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A theoretical model of concurrent longitudinal and circumferential superdrawing of hollow polyethylene terephthalate fibers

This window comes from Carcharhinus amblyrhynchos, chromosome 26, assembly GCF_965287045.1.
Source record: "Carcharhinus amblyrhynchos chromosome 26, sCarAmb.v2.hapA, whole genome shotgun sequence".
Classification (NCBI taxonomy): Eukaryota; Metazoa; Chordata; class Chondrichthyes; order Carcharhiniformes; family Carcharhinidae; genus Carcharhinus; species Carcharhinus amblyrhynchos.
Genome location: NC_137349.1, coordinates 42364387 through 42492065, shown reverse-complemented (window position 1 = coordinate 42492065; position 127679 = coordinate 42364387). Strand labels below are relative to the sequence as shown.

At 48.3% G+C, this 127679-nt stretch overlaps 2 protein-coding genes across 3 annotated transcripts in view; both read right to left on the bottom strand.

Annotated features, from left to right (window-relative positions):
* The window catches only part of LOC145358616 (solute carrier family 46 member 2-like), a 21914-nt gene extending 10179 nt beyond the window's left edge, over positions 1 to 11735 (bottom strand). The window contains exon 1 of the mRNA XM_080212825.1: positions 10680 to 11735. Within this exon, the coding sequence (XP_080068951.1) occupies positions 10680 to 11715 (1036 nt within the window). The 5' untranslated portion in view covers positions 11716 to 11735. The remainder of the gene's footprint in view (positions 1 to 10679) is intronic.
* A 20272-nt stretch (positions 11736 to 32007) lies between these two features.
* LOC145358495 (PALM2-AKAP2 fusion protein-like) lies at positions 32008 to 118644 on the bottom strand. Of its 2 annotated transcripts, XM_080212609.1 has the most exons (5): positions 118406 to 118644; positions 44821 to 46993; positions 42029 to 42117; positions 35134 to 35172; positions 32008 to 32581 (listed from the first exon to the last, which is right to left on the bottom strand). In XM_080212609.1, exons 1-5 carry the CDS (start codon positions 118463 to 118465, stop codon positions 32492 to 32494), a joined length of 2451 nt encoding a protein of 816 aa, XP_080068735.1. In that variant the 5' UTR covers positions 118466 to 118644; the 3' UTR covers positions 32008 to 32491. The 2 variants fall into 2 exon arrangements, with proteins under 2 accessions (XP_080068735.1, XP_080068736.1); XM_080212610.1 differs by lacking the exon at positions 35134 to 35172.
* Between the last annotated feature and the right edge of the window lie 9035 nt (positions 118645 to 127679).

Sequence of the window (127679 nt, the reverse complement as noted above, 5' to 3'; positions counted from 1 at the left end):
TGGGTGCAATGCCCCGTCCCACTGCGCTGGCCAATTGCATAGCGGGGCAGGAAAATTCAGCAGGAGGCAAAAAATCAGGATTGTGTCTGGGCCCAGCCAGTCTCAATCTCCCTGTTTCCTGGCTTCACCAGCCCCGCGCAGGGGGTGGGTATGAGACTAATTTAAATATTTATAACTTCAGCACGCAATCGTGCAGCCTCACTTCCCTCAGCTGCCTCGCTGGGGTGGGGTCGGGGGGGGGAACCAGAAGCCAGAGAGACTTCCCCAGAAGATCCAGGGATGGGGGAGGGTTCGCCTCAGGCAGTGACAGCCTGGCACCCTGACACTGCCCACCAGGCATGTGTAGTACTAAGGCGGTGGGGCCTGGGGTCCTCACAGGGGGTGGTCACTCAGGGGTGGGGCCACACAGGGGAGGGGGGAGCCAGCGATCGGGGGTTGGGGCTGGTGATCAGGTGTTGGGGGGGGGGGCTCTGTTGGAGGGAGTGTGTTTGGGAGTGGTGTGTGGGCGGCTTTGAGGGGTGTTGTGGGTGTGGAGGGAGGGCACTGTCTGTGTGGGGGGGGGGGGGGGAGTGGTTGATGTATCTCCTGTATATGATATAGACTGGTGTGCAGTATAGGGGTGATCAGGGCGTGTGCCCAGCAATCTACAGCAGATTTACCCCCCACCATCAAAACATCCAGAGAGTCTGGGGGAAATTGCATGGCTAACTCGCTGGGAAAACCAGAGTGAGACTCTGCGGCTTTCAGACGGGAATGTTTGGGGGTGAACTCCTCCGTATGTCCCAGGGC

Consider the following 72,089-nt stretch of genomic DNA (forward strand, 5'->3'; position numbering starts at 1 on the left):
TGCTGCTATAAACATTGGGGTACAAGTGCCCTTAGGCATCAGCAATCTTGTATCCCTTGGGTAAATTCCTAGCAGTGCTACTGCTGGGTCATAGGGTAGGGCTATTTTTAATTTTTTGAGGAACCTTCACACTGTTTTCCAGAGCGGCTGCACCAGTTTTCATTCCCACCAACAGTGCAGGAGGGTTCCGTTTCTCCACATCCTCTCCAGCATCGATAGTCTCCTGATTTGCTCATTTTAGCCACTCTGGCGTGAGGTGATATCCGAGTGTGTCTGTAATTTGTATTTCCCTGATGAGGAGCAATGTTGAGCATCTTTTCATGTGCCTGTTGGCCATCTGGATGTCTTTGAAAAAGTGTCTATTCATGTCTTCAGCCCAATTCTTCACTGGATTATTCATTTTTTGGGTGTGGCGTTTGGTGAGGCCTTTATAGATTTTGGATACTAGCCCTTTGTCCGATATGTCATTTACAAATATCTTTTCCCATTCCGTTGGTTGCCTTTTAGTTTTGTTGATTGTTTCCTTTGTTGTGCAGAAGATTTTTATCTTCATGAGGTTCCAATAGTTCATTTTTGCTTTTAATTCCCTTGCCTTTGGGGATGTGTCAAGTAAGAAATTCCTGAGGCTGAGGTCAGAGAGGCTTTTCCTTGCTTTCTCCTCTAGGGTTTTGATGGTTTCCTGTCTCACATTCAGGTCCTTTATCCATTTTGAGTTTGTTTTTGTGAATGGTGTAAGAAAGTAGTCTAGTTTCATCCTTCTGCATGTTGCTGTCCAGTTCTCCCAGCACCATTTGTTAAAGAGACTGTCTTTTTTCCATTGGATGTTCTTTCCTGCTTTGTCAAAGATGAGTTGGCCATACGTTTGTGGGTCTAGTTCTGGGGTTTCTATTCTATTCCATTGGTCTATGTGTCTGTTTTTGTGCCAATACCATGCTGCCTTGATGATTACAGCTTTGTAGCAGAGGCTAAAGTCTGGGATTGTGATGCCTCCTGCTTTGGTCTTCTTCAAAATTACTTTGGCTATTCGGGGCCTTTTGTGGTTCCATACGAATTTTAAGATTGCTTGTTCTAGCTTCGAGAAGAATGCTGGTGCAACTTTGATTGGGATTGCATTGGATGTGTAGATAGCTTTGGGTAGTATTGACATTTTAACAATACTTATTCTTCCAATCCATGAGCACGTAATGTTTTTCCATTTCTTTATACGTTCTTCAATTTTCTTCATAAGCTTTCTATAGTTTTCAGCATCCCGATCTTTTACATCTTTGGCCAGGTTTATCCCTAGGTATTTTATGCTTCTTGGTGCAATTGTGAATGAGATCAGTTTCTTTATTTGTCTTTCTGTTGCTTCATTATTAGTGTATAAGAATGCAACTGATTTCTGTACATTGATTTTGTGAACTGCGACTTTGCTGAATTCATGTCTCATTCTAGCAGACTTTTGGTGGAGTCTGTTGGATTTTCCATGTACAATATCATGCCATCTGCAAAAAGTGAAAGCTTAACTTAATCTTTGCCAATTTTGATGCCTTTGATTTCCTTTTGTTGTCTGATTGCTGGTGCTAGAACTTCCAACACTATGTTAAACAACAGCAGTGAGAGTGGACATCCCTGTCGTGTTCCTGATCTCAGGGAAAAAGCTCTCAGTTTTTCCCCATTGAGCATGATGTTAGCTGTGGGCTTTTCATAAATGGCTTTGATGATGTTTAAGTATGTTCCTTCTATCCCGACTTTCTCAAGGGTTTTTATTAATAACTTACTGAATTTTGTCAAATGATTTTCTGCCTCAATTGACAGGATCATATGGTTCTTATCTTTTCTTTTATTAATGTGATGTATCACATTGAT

In a superdrawing process, a polyethylene terephthalate (PET) filament is elongated without developing much orientation and crystallization. Exploiting this phenomenon may bring about lower cost, more flexible and faster response in synthetic fiber production. The concurrent longitudinal and circumferential superdrawing phenomenon of PET hollow fibers is explained using the viscoelastic behavior of a thick walled cylinder under an internal pressure and an axial load in a continuous process. The model defines the stress–strain-displacement relationship of hollow fibers. The fiber undergoes instantaneous radial superdrawing (increase in thickness) in the process zone followed by concurrent circumferential (increase in void) and longitudinal (increase in length) superdrawing. Based on material viscoelastic properties and processing conditions, the model predicts the threadline tension, internal pressure, and final fiber geometries. Excellent agreement of the model with experimental results is observed over a range of processing conditions. The model is developed from a process engineering viewpoint to enable the analysis of the impact of process parameters during superdrawing on fiber properties. POLYM. ENG. SCI., 50:1773–1779, 2010. © 2010 Society of Plastics Engineers